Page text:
Finance

Michael P. Regan is a Bloomberg Gadfly columnist covering equities and financial services. He has covered stocks for Bloomberg News as a columnist and editor since 2007. He previously worked for the Associated Press.

There's a famous theory that you've probably already heard about, and it involves monkeys and Shakespeare. 

The idea behind the "infinite monkey theorem," depending on the variation, is that if you put a monkey in front of a typewriter and give it enough time -- or put a bunch of monkeys in front of a bunch of typewriters -- eventually the monkey(s) will bang out some Shakespeare. This is obviously a high bar and no one's yet been able to get a monkey to type out Shakespeare, as far as I know. (Maybe if the bar were set lower, say to get a monkey to bang out a witty, 500-word financial-news column? Wait, never mind. Let's move on.)

Anyway, this theory came to mind while reading a Wall Street Journal article about how Steve Cohen is investing in a hedge fund run by investment firm Quantopian, which provides money to amateur quants who come up with profitable computerized trading strategies. These aren't exactly monkeys, of course; they're obviously much smarter. (The article mentions mechanical engineers and nuclear scientists.) But the idea is similar: Give enough people the right tools, and eventually you'll get Shakespeare. Or in this case, something even better: market-beating trading algorithms. 

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Many hedge-fund strategies have continued to struggle to beat the market this year.
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Some 85,000 quant wannabes reportedly have signed up from 180 countries and created more than 400,000 algorithms trading U.S. stocks on the platform, and 10 have been selected to trade a few thousand dollars. Some other companies have similar systems. 

It may be tempting to roll your eyes and dismiss the initiative as some sort of gimmick. That would be a mistake that ignores how much technology has democratized all manner of business models that previously had high barriers to entry. If you are a musician who wanted to make a record, you once were at the mercy of record labels or else had to scratch together a bunch of cash to pay for the recording and production. Now, cheap home-recording software and free sites like YouTube give anyone a shot at stardom. If you wanted to be a writer, you were at the mercy of book and magazine publishers or otherwise had to scratch together a bunch of cash to self-publish. Now, anyone can start a blog that will give them a shot at stardom.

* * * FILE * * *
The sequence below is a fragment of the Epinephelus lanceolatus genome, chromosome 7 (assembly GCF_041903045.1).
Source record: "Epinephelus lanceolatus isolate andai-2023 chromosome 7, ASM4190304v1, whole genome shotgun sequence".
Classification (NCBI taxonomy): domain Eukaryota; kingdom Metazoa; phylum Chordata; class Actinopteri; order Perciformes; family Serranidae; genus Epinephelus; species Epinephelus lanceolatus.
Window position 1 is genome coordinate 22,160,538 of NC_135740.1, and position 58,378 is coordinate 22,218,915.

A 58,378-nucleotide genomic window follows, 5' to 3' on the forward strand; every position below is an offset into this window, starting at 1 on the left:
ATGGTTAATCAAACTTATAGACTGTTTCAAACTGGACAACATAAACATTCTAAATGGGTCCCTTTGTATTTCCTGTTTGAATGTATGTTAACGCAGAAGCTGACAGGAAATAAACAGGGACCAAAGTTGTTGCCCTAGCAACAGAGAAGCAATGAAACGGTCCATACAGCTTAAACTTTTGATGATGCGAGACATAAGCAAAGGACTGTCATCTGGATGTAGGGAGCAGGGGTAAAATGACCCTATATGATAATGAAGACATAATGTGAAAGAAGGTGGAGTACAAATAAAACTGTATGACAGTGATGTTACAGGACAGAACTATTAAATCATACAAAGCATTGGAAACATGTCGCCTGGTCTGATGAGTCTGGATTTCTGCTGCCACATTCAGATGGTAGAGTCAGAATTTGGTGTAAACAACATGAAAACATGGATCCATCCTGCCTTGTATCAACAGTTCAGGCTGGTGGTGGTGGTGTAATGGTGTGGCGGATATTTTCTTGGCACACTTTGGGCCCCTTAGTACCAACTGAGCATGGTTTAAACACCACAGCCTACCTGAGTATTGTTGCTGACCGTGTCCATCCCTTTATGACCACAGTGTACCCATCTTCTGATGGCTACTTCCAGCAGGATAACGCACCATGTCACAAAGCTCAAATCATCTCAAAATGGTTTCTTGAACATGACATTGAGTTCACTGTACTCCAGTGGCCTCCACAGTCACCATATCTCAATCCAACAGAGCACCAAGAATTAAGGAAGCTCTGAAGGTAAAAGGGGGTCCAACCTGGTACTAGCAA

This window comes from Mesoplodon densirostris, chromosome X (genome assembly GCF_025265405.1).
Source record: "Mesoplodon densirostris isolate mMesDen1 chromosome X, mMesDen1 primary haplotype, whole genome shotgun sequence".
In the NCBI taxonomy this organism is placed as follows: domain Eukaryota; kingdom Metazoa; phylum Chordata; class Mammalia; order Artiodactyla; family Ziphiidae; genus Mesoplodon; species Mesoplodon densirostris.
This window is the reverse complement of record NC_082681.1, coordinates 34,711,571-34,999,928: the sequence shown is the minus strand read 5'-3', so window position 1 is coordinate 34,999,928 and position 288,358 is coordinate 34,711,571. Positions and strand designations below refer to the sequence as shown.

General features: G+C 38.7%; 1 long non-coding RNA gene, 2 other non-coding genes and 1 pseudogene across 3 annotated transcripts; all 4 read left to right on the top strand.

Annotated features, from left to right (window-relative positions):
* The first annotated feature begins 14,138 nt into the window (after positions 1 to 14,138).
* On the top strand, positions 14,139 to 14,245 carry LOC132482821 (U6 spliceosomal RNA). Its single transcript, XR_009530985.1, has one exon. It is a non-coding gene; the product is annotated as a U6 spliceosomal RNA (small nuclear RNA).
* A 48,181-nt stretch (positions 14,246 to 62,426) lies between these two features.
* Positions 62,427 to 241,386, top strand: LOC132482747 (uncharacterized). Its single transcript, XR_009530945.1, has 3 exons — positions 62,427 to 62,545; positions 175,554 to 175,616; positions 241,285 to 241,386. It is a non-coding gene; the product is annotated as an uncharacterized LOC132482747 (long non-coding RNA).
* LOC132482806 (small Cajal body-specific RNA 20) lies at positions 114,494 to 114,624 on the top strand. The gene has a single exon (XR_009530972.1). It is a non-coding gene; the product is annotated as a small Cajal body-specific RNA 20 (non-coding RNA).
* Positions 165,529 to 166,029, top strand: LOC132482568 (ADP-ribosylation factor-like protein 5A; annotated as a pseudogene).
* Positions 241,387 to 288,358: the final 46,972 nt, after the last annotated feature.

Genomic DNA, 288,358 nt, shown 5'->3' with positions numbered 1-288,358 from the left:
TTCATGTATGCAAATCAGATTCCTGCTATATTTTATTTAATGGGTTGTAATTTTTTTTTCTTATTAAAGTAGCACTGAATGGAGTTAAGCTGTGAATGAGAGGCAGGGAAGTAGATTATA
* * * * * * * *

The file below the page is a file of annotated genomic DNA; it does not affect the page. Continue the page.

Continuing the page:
And if you wanted to be the manager of a quant fund? Well, now it sounds as if Cohen and his crew are interested in knocking down those barriers to entry that stood in the way for a long time -- namely access to millions, or hundreds of millions of dollars, in capital. This will most likely inspire even more to storm the gates than the 85,000 that have already done so. Perhaps the only surprising part of this development is that it took this long to happen.

In the words of Shakespeare's Sir John Falstaff: “If money go before, all ways do lie open.”

Make room for the monkeys.   

This column does not necessarily reflect the opinion of Bloomberg LP and its owners.

To contact the author of this story:
Michael P. Regan in New York at mregan12@bloomberg.net

To contact the editor responsible for this story:
Daniel Niemi at dniemi1@bloomberg.net